New Orleans was a different place in the 1830s…
What is the Benjamin January series about?
Benjamin January is the main character in this series of historical murder mystery novels written by the American novelist and screenwriter Barbara Hambly.
Creole physician-he trained in Paris as a surgeon-and music teacher living in New Orleans during the 1830s, Benjamin January is a free black man who solves murder mysteries to help his friends and his community or just to save himself as the world around him is changing.
How to read the Benjamin January Books in Order?
- A Free Man of Color – It is 1833. In the midst of Mardi Gras, Benjamin January, a Creole physician and music teacher, is playing piano at the Salle d’Orleans when the evening festivities are interrupted-by murder. Ravishing Angelique Crozat, a notorious octoroon who travels in the city’s finest company, has been strangled to death. With the authorities reluctant to become involved, Ben begins his own inquiry, which will take him through the seamy haunts of riverboatmen and into the huts of voodoo-worshipping slaves.
- Fever Season – The summer of 1833 has been one of brazen heat and brutal pestilence, as the city is stalked by Bronze John-the popular name for the deadly yellow fever epidemic. Even as Benjamin January tends the dying at Charity Hospital during the steaming nights, he continues his work as a music teacher during the day. When he is asked to pass a message from a runaway slave to the servant of one of his students, January finds himself swept into a tempest of lies, greed, and murder that rivals the storms battering New Orleans.
- Graveyard Dust – It is St. John’s Eve in the summer of 1834 when Benjamin January is shattered by the news that his sister has been arrested for murder. The Guards have only a shadow of a case against her. But Olympe is a woman of color, whose chance for justice is slim. As Benjamin probes the allegation, he is targeted by a new threat: graveyard dust sprinkled at his door, whispering of a voodoo death curse.
- Sold Down the River – When slave owner Simon Fourchet asks Benjamin January to investigate sabotage, arson, and murder on his plantation, January is reluctant to do any favors for the savage man who owned him until he was seven. But he knows too well that plantation justice means that if the true culprit is not found, every slave on Mon Triomphe will suffer. Abandoning his Parisian French for the African patois of a field hand, cutting cane until his bones ache and his musician’s hands bleed, Benjamin must use all his intelligence and cunning to find the killer…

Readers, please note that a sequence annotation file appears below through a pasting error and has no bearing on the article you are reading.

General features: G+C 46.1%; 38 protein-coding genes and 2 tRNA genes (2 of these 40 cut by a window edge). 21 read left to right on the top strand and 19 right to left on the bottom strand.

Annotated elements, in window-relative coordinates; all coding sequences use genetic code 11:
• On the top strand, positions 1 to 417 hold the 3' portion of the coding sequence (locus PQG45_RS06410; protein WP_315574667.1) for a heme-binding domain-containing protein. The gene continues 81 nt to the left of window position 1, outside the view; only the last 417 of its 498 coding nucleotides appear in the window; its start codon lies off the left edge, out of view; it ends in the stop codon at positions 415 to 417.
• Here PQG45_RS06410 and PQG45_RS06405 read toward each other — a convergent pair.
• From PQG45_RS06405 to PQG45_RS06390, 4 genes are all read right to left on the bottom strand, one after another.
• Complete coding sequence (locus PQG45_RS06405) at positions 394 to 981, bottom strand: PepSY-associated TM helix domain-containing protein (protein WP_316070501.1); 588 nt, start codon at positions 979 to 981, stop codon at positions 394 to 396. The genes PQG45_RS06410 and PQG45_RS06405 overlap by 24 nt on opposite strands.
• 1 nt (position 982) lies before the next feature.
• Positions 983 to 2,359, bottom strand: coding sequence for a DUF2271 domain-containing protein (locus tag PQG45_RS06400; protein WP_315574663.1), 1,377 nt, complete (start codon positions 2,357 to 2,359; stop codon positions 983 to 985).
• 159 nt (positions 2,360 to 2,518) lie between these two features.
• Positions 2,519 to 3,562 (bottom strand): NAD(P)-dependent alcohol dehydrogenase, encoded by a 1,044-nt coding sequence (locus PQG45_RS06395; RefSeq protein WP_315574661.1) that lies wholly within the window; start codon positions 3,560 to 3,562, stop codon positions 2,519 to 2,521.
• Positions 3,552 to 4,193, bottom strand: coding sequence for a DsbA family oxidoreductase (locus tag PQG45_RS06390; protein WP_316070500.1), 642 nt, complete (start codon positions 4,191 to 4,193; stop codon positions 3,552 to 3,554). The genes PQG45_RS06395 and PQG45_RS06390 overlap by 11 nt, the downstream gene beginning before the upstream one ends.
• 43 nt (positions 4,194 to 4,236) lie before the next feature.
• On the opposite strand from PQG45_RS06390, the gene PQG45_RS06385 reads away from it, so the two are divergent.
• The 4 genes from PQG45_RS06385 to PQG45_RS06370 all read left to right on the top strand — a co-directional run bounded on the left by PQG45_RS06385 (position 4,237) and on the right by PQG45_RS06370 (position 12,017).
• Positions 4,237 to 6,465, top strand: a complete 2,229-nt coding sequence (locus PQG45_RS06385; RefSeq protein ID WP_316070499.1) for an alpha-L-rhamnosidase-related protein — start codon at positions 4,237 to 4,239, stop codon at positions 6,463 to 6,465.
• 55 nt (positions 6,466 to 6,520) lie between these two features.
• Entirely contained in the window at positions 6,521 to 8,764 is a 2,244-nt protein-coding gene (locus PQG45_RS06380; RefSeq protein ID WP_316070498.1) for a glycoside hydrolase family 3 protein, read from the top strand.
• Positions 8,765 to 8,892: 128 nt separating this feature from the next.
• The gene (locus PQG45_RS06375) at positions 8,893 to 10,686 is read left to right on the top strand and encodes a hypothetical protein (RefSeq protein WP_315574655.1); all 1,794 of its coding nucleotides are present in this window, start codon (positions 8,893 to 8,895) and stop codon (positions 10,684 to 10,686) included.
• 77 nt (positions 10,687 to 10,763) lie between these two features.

- Die upon a Kiss – In February 1835, the cold New Orleans streets are alight with masked Mardi Gras revelers as the American Theater’s impresario, Lorenzo Belaggio, brings a magnificent yet controversial operatic version of Othello to town. But it’s pitch-black in the alley where Benjamin January hears a slurred whisper, spies the flash of a knife, and is himself wounded as he rescues Belaggio from a vicious attack. Could competition for audiences provoke such violent skulduggery? Or is Shakespeare’s tragic tale, with its spectacle of a black man’s passion for a white beauty, one that some Creole citizen would do anything to keep off the stage?
- Wet Grave – It’s 1835 and the relentless glare of the late July sun has slowed New Orleans to a standstill. When Hesione LeGros–once a corsair’s jeweled mistress, now a raddled hag–is found slashed to death in a shanty on the fringe of New Orleans’s most lawless quarter, there are few to care. But one of them is Benjamin January. He well recalls her blazing ebony beauty when she appeared at a demimonde banquet years ago. Who would want to kill this woman now had some quarrelsome “customer” decided to do away with her? Or could it be one of the sexual predators who roamed the dark and seedy streets?
- Days of the Dead – Mexico City in the autumn of 1835 is a lawless place, teeming with bandits and beggars. But an urgent letter from a desperate friend draws Benjamin January and his new bride Rose from New Orleans to this newly free province. Here they pray they’ll find Hannibal Sefton alive-and not hanging from the end of a rope. Sefton stands accused of murdering the only son of prominent landowner Don Prospero de Castellon. But when Benjamin and Rose arrive at Hacienda Mictlán, they encounter a murky tangle of family relations, and more than one suspect in young Fernando’s murder.
- Dead Water – Nineteenth-century New Orleans is a blazing hotbed of scorching politics and personal vendettas. And it’s into this fire that Benjamin January falls when he is hired to follow Oliver Weems, a bank official who has absconded with $100,000 in gold and securities. But it’s more than just a job for January. The missing money is vital to the survival of the school for freed slaves that he and his wife Rose have founded. Following the suspected embezzler onto the steamboat Silver Moon, January, Rose, and Hannibal Sefton are sworn to secrecy about the crime until they can find the trunks containing the stolen loot. And then the unexpected happens: Weems is found murdered.
- Dead and Buried – New Orleans, 1836. When Benjamin January attends the funeral of a friend, an accident tips the dead man out of his coffin – only to reveal an unexpected inhabitant. Just one person recognizes the corpse of the white man: Hannibal Sefton, fiddle-player and one of January’s closest friends. But he seems unwilling to talk about his connection to the dead man…